27 Can. B. Rev. 988 (1949)
Reviews and Notices

handle is hein.journals/canbarev27 and id is 1016 raw text is: 

   Reviews and Notices

The  Heralds  of the Law. By  C.  G. MORAN, of the Inner Temple,
     Barrister-at-Law.  London:   Stevens  and  Sons, Ltd.  Toronto:
     The  Carswell  Company, Limited. 1948. Pp. 114. ($5.25)

This is a well written book, in which Mr. Moran, besides telling the story
of law reporting and law reporters, the Heralds of the Law as he calls them,
deals with matters that are of great practical importance today. He tells
us in his preface that in 1903 he met outside the Divisional Court an editor
of law reports who said to him, Go in and report the case in the list-
one of the coronation seat cases -you are sure to find some tag in the
judgment which  will serve as a head-note. He did so and he adds, From
that date, I have spent two-thirds of my life in part-time law reporting.
   His experience is reminiscent of a similar episode in the life of Sir George
Rose as told by Lord Campbell in his Life of Lord Chancellor Eldon -Eldon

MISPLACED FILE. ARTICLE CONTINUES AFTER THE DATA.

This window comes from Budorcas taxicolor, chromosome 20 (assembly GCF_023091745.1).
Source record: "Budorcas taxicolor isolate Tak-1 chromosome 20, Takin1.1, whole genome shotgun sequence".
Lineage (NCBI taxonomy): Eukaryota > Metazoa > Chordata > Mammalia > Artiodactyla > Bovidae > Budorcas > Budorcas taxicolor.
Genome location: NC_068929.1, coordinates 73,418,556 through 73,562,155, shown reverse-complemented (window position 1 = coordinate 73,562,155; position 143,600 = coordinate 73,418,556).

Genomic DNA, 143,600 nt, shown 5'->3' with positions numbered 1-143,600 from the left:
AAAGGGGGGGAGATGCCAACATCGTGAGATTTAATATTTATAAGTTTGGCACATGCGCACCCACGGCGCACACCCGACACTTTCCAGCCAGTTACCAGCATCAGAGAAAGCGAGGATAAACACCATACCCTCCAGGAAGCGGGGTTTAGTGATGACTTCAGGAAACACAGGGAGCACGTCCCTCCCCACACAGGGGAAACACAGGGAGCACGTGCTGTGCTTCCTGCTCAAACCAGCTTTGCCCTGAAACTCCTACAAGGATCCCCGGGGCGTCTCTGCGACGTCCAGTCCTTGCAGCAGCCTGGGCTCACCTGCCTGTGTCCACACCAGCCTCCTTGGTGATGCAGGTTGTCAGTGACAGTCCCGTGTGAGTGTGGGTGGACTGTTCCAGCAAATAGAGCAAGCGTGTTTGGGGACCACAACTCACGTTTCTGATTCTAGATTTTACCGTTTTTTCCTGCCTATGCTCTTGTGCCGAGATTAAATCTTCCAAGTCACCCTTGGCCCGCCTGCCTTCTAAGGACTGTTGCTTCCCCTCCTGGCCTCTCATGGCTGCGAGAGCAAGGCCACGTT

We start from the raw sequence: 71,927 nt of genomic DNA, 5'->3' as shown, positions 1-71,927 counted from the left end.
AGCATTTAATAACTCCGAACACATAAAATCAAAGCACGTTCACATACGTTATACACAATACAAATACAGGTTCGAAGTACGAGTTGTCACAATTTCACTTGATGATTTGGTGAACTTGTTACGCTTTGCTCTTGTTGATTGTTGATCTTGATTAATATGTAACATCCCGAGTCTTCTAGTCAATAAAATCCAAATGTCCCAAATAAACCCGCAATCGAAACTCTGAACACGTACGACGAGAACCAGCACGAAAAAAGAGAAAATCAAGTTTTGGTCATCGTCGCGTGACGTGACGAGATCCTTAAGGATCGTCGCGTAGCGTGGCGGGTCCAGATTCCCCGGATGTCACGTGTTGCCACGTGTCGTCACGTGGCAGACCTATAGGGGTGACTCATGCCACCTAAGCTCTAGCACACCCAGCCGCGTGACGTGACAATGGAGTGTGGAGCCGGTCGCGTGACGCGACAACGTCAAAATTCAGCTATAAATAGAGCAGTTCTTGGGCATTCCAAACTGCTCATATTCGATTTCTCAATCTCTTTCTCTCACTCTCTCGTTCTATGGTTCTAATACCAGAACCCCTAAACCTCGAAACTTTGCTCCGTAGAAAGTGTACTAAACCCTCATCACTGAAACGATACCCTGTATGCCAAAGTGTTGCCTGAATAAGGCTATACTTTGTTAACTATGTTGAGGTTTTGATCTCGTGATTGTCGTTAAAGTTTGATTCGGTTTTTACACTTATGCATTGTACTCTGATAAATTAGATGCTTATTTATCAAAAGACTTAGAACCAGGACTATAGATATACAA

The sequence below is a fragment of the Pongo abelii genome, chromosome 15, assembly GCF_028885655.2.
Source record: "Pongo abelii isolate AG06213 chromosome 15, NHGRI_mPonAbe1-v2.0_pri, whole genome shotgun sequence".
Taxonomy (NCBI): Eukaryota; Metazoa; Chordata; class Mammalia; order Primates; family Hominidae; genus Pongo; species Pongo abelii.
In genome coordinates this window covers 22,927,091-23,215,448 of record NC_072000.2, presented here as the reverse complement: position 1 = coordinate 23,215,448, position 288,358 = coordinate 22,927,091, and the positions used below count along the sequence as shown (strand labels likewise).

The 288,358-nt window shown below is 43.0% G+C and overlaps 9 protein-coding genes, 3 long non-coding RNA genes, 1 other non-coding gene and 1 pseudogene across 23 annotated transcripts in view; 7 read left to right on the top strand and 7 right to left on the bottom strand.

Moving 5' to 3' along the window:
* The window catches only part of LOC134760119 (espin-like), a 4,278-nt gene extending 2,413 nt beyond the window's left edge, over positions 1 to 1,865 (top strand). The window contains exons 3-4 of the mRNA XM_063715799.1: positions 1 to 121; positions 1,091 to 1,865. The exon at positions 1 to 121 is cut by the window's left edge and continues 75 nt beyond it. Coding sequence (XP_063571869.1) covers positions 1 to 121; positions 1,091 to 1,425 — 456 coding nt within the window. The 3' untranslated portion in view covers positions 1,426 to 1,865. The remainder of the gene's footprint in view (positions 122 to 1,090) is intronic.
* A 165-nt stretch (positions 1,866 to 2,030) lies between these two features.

who  with all his great qualities found it hard ever to make up his mind
about a  case because so many  doubts presented themselves to his ever
active brain. Campbell records that Rose when at the Bar, having the
note book  of the regular reporter of Lord Eldon's decisions put into his
hand with a request that he would take a note for him of any decision which
should be given, entered in it the following lines as a full record of all that
was material which had occurred during the day:
             Mr. Leach
             Made a speech
               Angry, neat, but wrong:
             Mr. Hart
             On the other part
               Was heavy, dull, and long:
             Mr. Parker
             Made the case darker,
               Which dark enough without:
             Mr. Cooke
             Cited his book,
               And the Chancellor said - 'I doubt'.
I shall leave it to any one interested to read, in Campbell, the amusing
sequel when the report reached Lord Eldon's ears. In many ways Rose
produced almost an ideal report.
   We  have all learned some scraps of law put into rhyme - that is the
only reason the Rule in Shelley's case remains lodged in my memory -
and  I wonder what became  of the work of the young student who set out

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